Sophomore left-hander Steven Hajjar flicked his lead hand high, then powerfully brought it down and drove his left arm through, flinging the baseball towards the plate and past the Michigan State hitter. Hajjar picked up a strikeout on the pitch as he struck out the side in the third inning.
Hajjar was dominant on the mound, tossing six scoreless innings and giving up just one hit and one walk as the Michigan baseball team (22-11 Big Ten) shut down Michigan State (12-21) 5-1. Hajjar returned to the dominant form he flashed earlier in the season, putting slight struggles in recent weeks behind him against the Wolverines’ rival.
“Coach Merriman had a great gameplan, calling a lot of high fastballs,” Hajjar said. “We stuck to that for most of the game and (graduate transfer catcher Griffin Mazur) was making the pitches look good behind the plate.”
Hajjar mostly did it himself, racking up a whopping 13 strikeouts on the night. He had every pitch working — fastball, changeup, curveball — and punched out batter after batter, using all of his pitches to rack up strikeouts.
Michigan’s clutch hitting struggles of the past few weeks resurfaced, as they stranded the bases loaded with no one out in the first inning. In each of the fifth, sixth, and seventh innings the Wolverines stranded two runners on base.
But they got just enough offense to get the job done. Mazur opened the scoring with a single up the middle to plate sophomore infielder Jimmy Obertop after his double in the third inning. Sophomore infielder Ted Burton followed with a double into the gap in left, scoring Mazur to make it 2-0.
Michigan got a bit of luck in the fourth to make the game 3-0, as a routine fly ball to center off the bat of graduate transfer infielder Christian Molfetta found the grass when the Michigan State center fielder slipped, allowing fifth-year outfielder Christan Bullock to race around and score from first.
Burton and sophomore outfielders Clark Elliott and Tito Flores led the way offensively for the Wolverines, with each collecting two hits. Obertop also collected a hit to go with a pair of walks and a hit by pitch on the night.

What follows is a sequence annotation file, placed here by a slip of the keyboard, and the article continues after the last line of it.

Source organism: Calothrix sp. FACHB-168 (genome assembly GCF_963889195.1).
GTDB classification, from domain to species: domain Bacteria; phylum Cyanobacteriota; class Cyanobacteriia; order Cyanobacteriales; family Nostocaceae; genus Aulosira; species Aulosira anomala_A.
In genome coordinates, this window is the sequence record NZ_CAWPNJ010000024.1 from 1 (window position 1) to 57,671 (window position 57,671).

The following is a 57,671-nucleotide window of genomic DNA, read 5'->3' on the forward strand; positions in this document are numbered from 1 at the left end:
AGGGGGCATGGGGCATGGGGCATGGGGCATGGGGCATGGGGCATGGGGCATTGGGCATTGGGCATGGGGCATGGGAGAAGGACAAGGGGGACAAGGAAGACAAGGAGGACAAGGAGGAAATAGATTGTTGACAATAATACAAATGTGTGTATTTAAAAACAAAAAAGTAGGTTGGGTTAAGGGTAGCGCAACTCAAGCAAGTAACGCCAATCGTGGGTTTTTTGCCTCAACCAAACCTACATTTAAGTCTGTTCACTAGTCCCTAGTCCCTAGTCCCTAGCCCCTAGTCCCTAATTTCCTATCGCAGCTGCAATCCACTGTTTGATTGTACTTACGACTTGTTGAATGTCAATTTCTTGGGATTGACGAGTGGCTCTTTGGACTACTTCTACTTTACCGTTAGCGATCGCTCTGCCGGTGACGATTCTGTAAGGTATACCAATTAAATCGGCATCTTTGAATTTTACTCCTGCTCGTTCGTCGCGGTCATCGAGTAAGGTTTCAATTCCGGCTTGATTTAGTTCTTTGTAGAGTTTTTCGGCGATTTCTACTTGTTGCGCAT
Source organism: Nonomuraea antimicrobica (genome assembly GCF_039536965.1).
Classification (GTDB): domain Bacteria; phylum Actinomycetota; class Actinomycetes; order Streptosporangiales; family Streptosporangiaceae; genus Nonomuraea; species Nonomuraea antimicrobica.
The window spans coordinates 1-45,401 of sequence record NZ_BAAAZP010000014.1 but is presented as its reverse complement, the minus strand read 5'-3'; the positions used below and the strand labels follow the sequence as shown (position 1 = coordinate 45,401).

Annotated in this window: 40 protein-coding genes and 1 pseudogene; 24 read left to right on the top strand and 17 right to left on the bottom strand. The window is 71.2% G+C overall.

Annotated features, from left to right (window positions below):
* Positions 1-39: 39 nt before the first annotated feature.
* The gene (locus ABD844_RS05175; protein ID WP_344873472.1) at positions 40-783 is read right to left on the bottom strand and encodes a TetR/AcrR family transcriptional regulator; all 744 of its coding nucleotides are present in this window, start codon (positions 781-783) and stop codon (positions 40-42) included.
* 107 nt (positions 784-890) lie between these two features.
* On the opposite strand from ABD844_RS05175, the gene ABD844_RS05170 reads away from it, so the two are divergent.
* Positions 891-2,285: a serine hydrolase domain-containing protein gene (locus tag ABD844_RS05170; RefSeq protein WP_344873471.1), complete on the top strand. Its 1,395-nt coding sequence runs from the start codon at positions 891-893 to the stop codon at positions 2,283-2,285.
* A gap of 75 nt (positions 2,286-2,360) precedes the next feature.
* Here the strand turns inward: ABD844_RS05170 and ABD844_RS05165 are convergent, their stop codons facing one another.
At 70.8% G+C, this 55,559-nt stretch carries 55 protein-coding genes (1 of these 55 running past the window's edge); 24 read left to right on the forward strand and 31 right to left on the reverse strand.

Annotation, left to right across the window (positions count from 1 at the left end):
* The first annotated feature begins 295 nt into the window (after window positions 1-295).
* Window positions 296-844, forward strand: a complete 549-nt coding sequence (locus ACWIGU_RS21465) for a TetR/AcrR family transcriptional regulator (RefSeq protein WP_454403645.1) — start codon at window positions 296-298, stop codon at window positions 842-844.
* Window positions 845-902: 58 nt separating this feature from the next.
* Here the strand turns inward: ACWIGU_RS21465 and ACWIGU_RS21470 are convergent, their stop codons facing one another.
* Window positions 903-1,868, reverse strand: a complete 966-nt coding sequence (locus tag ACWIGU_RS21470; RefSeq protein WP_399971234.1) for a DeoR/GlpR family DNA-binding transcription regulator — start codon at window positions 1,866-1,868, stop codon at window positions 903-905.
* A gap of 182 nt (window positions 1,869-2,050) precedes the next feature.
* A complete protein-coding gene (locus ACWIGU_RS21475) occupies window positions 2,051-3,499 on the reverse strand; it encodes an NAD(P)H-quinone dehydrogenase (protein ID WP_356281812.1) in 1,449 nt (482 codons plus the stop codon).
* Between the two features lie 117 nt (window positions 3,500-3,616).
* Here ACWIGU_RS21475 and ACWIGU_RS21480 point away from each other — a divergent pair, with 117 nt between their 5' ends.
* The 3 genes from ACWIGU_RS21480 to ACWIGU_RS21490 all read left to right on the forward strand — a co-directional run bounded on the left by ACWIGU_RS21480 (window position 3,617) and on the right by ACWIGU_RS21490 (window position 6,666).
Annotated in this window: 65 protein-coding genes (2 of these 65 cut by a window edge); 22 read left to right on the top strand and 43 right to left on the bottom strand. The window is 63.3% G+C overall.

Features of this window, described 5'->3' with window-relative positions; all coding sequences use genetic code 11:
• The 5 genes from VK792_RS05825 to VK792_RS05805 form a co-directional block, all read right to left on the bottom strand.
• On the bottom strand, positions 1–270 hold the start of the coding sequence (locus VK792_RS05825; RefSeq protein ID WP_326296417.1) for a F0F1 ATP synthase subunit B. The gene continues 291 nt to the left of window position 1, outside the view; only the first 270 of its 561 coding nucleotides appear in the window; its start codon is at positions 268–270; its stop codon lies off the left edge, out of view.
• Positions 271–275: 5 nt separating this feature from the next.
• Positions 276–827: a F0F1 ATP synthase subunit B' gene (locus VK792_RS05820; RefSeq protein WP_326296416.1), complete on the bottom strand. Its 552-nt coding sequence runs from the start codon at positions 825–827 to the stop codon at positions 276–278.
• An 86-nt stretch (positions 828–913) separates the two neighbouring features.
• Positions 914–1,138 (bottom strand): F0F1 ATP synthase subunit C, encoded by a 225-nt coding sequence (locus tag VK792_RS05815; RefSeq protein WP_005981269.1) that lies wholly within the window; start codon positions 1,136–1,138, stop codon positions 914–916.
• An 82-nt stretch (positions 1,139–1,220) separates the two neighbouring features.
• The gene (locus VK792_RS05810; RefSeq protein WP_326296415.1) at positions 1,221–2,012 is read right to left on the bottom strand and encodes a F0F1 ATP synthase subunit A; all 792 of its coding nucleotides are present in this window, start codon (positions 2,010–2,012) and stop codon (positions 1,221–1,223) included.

“Our depth as a team is one of our biggest strengths,” Hajjar said. “We’ve had that all year and it’s a luxury that we have that a lot of other teams don’t have. We’re just trying to ride the hot bats.”
Michigan would add two more runs in the ninth. Elliott reached on a walk, graduate transfer infielder Benjamin Sems singled, and a wild pitch allowed both runners to advance and set the stage for Mazur. Mazur then collected his second RBI single of the night, scoring both Sems and Elliott with a hit into center field to push the lead to 5-1.
“I think that shows the persistence of our offense that we were able to put up five runs, even though we didn’t get the job done there in the first inning,” Hajjar said. “We have a lot of guys that like to battle in the box and I think that really showed today. Even though we didn’t get off to our best start, we found a way to finish strong.”
The pitching did the rest from there. Hajjar shut the Spartans down for six innings but left the game with an elevated pitch count of 101. Redshirt junior Isaiah Paige took over in the seventh and retired three Spartans in order. Sems dropped a popup in centerfield to lead off the eighth, allowing a runner to reach second, and a single two batters later would bring him home to bring the score to 3-1.
But junior Willie Weiss took over from there, retiring the final four batters to close out the game. Wolverines’ pitchers finished with 17 strikeouts in total.
“That’s the mentality that we have as a staff, that every guy that we go up against we’re gonna try to strike him out,” Hajjar said. “It’s the best thing you can do as a pitcher in the game, getting a strikeout, it takes the pressure off the defense, so that’s what we all try to do.”
Hajjar lifted Michigan with his dominant outing, putting the Wolverines on track for a big weekend in the midst of the Big Ten title race.